Think much about zinc? Ellen Fung, PhD, RD, CCD, Children’s Hospital & Research Center Oakland is thinking about its possible effect in people with thalassemia in the final year of her study, “Iron Overload, Zinc Status and Glucose Regulation in Patients with Thalassemia.” People with thalassemia often have a hard time getting enough zinc; Dr. Fung is looking into how this affects their blood sugar levels. (Dr. Fung’s presentation on “Recommendations for Dietary Intake” from the 2012 CAF Patient~Family Conference can be viewed here.)
Now that the U.S. has two oral chelators available, many patients wonder whether there might be a benefit in taking both of them. Janet Kwiatkowski, MD, MSCE, Children’s Hospital of Philadelphia, is conducting a “Pilot Study of Deferasirox and Deferiprone Combination Oral Chelation for Individuals with Transfusion Dependent Thalassemia and High Iron Burden.” The study will investigate whether the use of the two chelators together is safe and effective in thalassemic individuals with very high iron overloading.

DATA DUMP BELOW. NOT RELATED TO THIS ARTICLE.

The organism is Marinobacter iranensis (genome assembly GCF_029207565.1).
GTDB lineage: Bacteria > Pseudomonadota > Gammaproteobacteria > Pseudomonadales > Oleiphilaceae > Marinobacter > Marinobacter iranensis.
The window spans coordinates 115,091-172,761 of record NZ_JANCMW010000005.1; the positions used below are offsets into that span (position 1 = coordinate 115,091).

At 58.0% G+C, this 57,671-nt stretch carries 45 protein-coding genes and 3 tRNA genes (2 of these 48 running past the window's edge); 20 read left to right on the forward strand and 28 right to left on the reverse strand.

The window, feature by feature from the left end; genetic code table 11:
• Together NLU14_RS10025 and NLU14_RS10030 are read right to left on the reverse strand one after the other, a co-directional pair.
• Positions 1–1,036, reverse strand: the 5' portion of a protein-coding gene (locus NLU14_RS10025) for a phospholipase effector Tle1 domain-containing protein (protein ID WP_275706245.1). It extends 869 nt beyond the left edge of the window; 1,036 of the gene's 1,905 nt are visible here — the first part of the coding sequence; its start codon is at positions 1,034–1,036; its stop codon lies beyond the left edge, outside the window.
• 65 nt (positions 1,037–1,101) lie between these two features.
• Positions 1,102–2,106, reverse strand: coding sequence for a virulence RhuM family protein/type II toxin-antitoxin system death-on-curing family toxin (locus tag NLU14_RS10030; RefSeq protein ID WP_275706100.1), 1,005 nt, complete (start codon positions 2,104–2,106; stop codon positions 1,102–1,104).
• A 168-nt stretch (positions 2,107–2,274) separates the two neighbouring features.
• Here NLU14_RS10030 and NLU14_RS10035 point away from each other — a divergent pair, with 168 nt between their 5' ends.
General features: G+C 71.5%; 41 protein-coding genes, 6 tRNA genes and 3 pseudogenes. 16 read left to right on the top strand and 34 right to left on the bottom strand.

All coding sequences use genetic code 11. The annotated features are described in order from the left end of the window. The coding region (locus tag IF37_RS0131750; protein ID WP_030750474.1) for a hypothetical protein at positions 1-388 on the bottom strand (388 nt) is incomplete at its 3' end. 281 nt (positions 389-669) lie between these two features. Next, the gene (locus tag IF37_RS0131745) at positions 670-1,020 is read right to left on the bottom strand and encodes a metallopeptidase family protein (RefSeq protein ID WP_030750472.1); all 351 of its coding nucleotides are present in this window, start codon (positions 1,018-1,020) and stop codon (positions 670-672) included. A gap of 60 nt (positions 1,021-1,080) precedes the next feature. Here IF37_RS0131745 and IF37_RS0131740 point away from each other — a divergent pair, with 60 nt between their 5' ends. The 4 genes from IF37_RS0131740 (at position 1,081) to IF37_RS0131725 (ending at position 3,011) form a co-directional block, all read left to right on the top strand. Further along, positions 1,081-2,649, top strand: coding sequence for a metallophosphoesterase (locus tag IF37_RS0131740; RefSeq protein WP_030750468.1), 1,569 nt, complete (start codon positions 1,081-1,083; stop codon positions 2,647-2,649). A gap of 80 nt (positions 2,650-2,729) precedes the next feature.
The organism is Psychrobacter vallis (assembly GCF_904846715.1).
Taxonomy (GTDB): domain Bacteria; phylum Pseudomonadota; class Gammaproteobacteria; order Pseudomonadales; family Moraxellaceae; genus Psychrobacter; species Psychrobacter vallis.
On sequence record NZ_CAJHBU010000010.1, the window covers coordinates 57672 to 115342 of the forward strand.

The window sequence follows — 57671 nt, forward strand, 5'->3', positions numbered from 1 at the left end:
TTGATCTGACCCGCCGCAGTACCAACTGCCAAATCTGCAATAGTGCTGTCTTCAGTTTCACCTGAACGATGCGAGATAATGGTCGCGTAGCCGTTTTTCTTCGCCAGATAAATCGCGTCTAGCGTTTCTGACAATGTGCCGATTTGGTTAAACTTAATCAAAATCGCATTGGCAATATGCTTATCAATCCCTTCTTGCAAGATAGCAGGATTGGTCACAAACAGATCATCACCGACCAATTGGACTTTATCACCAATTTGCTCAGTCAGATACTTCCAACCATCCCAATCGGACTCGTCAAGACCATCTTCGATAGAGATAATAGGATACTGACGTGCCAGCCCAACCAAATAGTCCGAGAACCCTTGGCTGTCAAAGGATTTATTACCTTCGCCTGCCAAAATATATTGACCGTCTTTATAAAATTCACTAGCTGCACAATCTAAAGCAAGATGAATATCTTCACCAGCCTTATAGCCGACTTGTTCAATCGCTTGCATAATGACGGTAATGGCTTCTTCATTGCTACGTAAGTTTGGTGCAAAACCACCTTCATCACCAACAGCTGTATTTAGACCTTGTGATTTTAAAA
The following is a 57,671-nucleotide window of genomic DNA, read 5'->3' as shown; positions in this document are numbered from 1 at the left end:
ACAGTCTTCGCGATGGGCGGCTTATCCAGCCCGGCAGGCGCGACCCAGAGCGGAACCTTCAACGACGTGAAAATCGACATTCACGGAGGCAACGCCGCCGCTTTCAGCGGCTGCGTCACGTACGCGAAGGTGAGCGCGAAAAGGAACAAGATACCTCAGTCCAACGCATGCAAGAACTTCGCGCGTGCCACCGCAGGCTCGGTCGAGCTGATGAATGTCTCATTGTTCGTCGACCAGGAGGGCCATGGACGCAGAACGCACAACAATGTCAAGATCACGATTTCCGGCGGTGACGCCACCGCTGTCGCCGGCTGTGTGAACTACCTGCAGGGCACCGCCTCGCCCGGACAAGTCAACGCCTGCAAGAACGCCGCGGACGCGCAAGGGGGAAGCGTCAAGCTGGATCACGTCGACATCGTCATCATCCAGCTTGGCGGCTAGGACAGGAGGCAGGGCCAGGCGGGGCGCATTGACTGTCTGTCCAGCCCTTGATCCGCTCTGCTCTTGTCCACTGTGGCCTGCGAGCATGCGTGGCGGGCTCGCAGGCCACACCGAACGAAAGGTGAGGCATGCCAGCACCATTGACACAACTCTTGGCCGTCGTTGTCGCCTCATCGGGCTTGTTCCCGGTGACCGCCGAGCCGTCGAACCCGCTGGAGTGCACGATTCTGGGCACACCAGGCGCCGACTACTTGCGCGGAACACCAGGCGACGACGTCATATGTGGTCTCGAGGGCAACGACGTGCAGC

Five new fellowships were approved for 2013-2014, joining one renewal fellowship.
Can metabolic substances in a person with thalassemia give a clue to how iron is loading in his/her heart? Farzana Sayani, MD, FRCPC, University of Pennsylvania, will be looking at that question in her project, “Metabolomics biomarker profiles to predict cardiac disease in transfusion-dependent beta-thalassemia.” Metabolites are metabolic substances, such as amino acids and vitamins. A “profile” of a person’s metabolites has been studied in non-thalassemic individuals; in these studies, a person’s metabolic profile has been shown to predict cardiac-related outcomes. Dr. Sayani will study metabolic profiles specifically in people with thalassemia and see what it might tell us about cardiac disease and cardiac iron.